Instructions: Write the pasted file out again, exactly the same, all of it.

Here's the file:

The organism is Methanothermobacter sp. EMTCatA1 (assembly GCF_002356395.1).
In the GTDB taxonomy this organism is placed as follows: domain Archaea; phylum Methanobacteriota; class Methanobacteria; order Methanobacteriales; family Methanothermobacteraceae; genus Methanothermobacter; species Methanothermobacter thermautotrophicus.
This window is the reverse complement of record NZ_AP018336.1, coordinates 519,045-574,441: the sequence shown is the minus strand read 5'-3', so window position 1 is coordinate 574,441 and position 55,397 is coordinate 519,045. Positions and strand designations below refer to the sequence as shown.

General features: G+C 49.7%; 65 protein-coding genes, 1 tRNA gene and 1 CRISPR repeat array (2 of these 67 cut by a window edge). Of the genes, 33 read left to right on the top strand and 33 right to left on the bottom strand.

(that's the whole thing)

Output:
The organism is Methanothermobacter sp. EMTCatA1 (assembly GCF_002356395.1).
In the GTDB taxonomy this organism is placed as follows: domain Archaea; phylum Methanobacteriota; class Methanobacteria; order Methanobacteriales; family Methanothermobacteraceae; genus Methanothermobacter; species Methanothermobacter thermautotrophicus.
This window is the reverse complement of record NZ_AP018336.1, coordinates 519,045-574,441: the sequence shown is the minus strand read 5'-3', so window position 1 is coordinate 574,441 and position 55,397 is coordinate 519,045. Positions and strand designations below refer to the sequence as shown.

General features: G+C 49.7%; 65 protein-coding genes, 1 tRNA gene and 1 CRISPR repeat array (2 of these 67 cut by a window edge). Of the genes, 33 read left to right on the top strand and 33 right to left on the bottom strand.